Devotion and Doubt: 2015 Edition


Best of the Year: 2015

Top 10Interested in Scientology, religious tolerance, the inner workings of the Vatican, greater devotion, accusations of witchcraft? Here are 10 of the best religion books for 2015.

The Top 10

Troublemaker: Surviving Hollywood and Scientology
by Leah Remini with Rebecca Paley
Remini is an actress & talk show host who was raised in the Church of Scientology and found success in Hollywood as a member of it. She finally broke with the church after 30 years when she began to ask questions about its practices. Readers say her book is hard to put down.

Islam and the Future of Tolerance: A Dialogue
by Sam Harris and Maajid Nawaz.
The well-known atheist and critic of religion Sam Harris, in dialogue with a moderate Muslim who heads the Quilliam Foundation, a counter-extremism think tank in the UK. In the past, Harris has denigrated liberalism’s response to religious extremism. Here he shows himself willing to listen to Nawaz’s views. This book is dense with ideas and will make you think.

The Secret Chord by Geraldine Brooks
A novel of King David, as told from the point of view of the prophet Nathan, by the Pulitzer Prize-winning author of March, People of the Book, and Caleb’s Crossing. “In her gorgeously written novel of ambition, courage, retribution, and triumph, Brooks imagines the life and character of King David in all his complexity. . .The language, clear and precise throughout, turns soaringly poetic when describing music or the glory of David’s city. . .taken as a whole, the novel feels simultaneously ancient, accessible, and timeless.”—ALA Booklist

Merchants in the Temple: Inside Pope Francis's Secret Battle against Corruption in the Vatican by Gianluigi Nuzzi
Italian investigative journalist Nuzzi’s account of the new Pope’s efforts at reform; the waste, misuse of funds, and cover-ups he has to deal with; and the opposition he faces from those in the Catholic Church who profit personally from its wealth.

The Big Question: Why We Can’t Stop Talking About Science, Faith and God by Alstair McGrath
Here’s another entry in the recent series of books responding to the “New Atheists” (Sam Harris, Richard Dawkins et al). See my previous post, Is There a God? And What Was He Thinking? 

The Givenness of Things: Essays by Marilynne Robinson.
This book is a favorite of President Obama’s. He and Marilynne Robinson had a conversation about it which was a New York Review of Books cover story. Read the conversation & then read the book!

The Witches: Salem, 1692 by Stacey Schiff
Schiff is the Pulitzer Prize-winning author of the best-selling Cleopatra. This book is reportedly less accomplished – you’ll learn something if you don’t already know much about the Salem witch trials, but the material is poorly organized, and Schiff doesn’t present any new ideas until the last 50 pages. (Hint, hint.)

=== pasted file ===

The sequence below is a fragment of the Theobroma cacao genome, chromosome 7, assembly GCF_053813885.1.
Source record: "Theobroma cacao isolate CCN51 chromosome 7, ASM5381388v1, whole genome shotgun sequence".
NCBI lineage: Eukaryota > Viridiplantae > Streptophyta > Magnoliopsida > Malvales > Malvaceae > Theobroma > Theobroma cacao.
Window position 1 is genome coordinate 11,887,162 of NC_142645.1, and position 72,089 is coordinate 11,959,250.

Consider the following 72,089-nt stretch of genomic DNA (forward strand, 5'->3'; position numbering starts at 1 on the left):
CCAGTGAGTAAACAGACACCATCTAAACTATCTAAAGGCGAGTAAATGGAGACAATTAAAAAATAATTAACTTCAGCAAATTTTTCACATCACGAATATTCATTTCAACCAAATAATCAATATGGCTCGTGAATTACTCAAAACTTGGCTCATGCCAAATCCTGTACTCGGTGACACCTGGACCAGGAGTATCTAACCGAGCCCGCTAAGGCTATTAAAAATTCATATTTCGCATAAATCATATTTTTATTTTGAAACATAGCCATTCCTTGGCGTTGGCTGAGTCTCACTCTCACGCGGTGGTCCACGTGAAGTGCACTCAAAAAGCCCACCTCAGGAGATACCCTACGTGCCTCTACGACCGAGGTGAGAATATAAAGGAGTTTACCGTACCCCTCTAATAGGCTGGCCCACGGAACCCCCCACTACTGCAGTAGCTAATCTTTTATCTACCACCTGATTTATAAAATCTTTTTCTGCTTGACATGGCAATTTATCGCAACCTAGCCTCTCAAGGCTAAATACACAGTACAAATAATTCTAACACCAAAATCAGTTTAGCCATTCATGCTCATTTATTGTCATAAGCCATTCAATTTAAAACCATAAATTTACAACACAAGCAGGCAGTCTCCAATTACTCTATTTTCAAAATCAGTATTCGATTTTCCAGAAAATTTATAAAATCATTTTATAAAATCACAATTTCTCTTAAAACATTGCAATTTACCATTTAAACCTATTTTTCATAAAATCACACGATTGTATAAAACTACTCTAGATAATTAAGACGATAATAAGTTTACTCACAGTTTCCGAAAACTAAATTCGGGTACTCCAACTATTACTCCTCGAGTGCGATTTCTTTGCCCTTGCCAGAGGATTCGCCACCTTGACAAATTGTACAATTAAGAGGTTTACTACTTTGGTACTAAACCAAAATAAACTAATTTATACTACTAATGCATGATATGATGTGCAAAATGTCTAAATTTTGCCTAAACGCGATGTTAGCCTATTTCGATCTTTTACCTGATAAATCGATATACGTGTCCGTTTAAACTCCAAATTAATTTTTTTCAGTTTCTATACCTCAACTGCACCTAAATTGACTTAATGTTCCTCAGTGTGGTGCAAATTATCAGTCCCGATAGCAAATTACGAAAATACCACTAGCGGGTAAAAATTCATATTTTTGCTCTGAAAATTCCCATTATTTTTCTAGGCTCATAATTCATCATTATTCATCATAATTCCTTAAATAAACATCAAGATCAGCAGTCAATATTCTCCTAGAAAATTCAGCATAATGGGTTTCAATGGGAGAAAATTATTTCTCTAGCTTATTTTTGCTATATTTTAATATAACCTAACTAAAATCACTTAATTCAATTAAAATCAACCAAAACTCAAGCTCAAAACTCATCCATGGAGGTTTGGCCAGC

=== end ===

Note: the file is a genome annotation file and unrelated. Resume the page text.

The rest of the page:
One Nation, Under Gods: A New American History by Peter Manseau
Like Howard Zinn? This revisionist religious history, which highlights a number of individuals, includes the roles Native American religion (the Iroquois prophet Handsome Lake, who may have inspired Mormon prophet Joseph Smith); Islam (the enslaved Omar ibn Said, from Senegal); Judaism (the Portuguese Jew Jacob Lumbrozo, who immigrated to Maryland in 1656); Sikhism (Bhagat Singh Thind, of Astoria, Oregon, who unsuccessfully applied for US citizenship in 1919 after serving in the Army); Wicca and more have played in our people’s past.

If the Oceans Were Ink: An Unlikely Friendship and A Journey to the Heart of the Quran by Carla Power
Carla Power is a foreign correspondent with an Oxford degree in Middle Eastern Studies; Sheikh Mohammad Akram Nadwi is an Islamic scholar at Oxford. Powers had never read the Qur’an when she asked her friend if she could study it with him for a year. Sheikh Akram is especially known as a supporter of women’s rights. The result of their journey together is intriguing.

Searching for Sunday: Loving, Leaving and Finding the Church by Rachel Held Evans
Evans says she was a “crusader” in her teenage years, but as she grew older began to question her church’s conservative outlook. She thinks churches have tried to keep or attract members of her generation with cool music & so on. But "Millennials aren't looking for a hipper Christianity. We're looking for a truer Christianity." By focusing on each of the 7 sacraments and showing how it represents openness and caring, Evans tries to show what a truer church means to her.


Author Bio:

Vaughn Harrison works at Half Moon Bay Library.

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